Separation anxiety is one of my favourite things to help owners and their dogs overcome. However there are a lot of myths surrounding this little understood behaviour problem so I thought I would go through some of them now.
1. Your dog knows they have done something wrong as they look guilty when you get home.
The “guilty look” that we think we get from our dogs is one of the biggest myths about dogs. Our dogs are highly evolved to live with us, but they don’t experience guilt. The behaviours they display when we see this look are actually appeasement gestures because they are worried about what you might do and they are trying to stop you punishing them. This is the case whenever you think that your dog is looking guilty.
2. Puppies don’t experience separation anxiety.
Unfortunately, they do and we need to spend the first few weeks making sure they feel happy and settled and if we notice any signs that they are not coping to call a behaviourist in as soon as possible to help and not hope that they will grow out of it.
3. He is doing it to get back at you for leaving him.
Our dogs are clever animals, but they are not plotting these behaviours to get back at you… Instead they are doing this as they are panicking and stressed.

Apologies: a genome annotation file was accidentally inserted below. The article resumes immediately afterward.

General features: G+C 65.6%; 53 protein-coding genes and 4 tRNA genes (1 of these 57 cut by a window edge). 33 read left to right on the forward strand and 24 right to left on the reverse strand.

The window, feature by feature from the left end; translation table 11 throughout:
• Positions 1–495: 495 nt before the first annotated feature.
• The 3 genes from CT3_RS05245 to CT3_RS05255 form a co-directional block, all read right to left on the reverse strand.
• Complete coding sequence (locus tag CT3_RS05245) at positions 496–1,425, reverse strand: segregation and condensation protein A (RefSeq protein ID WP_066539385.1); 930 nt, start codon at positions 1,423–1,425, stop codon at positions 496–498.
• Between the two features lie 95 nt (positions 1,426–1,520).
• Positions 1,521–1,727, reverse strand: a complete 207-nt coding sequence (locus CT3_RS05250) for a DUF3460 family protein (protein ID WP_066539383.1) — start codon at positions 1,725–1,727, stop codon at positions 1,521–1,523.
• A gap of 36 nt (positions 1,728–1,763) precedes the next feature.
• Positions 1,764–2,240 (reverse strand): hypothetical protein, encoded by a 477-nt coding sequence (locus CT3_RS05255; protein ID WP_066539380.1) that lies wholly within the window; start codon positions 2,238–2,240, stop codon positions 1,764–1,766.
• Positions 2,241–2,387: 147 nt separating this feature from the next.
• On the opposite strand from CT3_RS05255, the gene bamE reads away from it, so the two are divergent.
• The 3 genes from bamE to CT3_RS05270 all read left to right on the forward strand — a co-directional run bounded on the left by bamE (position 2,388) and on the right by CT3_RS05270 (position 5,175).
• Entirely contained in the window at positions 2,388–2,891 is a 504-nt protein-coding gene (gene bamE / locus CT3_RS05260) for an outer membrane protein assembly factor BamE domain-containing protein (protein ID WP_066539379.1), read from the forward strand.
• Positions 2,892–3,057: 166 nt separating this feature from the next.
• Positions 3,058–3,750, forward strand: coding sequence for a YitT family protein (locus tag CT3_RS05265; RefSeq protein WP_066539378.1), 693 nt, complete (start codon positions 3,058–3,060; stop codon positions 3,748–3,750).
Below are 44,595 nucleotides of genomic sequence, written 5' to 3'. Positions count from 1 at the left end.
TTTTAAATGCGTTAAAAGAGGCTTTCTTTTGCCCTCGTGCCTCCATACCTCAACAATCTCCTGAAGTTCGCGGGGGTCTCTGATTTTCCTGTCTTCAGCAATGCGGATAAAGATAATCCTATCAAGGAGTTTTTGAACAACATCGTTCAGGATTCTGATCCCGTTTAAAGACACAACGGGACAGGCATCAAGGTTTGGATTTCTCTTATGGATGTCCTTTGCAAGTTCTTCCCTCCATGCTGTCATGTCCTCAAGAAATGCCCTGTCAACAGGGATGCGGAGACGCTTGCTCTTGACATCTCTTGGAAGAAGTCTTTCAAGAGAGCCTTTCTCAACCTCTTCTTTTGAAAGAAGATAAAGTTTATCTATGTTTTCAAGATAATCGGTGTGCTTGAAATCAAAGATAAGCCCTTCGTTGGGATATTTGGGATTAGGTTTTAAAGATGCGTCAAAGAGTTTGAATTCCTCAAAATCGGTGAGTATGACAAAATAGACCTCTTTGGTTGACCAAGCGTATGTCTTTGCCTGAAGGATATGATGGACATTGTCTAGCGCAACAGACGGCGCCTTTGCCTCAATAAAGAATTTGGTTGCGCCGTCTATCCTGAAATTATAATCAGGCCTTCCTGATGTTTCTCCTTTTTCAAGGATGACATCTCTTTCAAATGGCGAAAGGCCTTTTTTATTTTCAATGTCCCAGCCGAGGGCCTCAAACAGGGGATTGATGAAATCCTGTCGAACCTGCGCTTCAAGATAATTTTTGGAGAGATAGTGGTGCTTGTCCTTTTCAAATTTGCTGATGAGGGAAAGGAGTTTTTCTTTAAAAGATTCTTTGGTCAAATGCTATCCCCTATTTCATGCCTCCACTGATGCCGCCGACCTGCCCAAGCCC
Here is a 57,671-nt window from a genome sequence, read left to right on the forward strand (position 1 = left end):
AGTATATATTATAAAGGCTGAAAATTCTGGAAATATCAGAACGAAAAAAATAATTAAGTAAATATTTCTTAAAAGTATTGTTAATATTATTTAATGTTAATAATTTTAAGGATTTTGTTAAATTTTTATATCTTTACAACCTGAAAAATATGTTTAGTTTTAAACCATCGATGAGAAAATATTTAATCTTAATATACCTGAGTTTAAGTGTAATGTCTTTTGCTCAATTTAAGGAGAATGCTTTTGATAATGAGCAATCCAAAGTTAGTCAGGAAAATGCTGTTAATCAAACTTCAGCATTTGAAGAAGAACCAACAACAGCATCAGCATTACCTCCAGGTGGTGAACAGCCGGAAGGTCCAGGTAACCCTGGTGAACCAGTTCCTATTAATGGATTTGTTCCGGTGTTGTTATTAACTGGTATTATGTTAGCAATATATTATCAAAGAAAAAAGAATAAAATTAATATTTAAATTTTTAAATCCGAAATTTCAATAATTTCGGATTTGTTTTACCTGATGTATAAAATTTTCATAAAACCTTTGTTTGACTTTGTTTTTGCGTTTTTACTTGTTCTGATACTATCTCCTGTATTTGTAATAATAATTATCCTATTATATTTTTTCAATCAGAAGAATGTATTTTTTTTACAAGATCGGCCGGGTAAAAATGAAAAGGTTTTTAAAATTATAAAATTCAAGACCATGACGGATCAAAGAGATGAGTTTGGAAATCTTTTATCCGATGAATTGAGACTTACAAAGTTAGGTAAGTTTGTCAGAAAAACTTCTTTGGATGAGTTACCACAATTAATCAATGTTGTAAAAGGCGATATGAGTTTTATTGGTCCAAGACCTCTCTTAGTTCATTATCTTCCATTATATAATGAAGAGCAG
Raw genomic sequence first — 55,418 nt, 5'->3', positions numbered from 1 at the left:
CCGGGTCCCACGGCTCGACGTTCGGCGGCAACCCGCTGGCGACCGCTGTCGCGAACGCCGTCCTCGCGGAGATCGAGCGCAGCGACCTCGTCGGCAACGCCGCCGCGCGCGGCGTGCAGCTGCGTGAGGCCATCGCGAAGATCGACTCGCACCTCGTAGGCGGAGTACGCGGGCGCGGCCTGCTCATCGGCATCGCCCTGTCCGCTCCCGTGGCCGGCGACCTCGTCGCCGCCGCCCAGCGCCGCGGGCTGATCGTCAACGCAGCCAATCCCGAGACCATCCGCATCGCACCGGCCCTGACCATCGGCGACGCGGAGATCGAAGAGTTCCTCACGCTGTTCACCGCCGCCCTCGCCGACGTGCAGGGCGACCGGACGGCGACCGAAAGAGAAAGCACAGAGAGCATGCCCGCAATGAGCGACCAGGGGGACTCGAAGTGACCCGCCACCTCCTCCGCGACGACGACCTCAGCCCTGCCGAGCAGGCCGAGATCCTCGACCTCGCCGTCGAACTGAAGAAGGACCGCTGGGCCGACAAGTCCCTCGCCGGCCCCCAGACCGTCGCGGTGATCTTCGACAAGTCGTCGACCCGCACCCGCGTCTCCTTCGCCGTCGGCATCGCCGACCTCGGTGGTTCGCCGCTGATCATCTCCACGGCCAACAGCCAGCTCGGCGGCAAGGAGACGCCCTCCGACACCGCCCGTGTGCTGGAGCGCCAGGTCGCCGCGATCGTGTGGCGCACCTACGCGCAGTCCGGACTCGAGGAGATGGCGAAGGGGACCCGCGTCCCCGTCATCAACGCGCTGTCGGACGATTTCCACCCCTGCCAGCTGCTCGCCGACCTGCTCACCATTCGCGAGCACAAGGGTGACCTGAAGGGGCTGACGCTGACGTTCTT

4. Food toys will fix it.
In most cases dogs suffering from separation anxiety won’t eat when you leave them so they won’t help.
5. Crate training will fix it…
Although you might not see the problem so much, they won’t be able to destroy your home to escape. They are still going to be stressed, and in so many cases the feeling of being trapped will make the problem worse…
6. Your dog needs a canine friend
This doesn’t help, and in some cases the second dog learns to be stressed when left so we need to be careful when we are thinking of getting a second dog. Only ever get a second dog because you want a second dog.
7. If you let him bark it out, he will eventually learn to settle
Again, like the crate, this is more likely to make the problem worse. It isn’t going to magically fix it.
8. You caused the anxiety
There is no evidence that you caused this behaviour, but you can be the solution.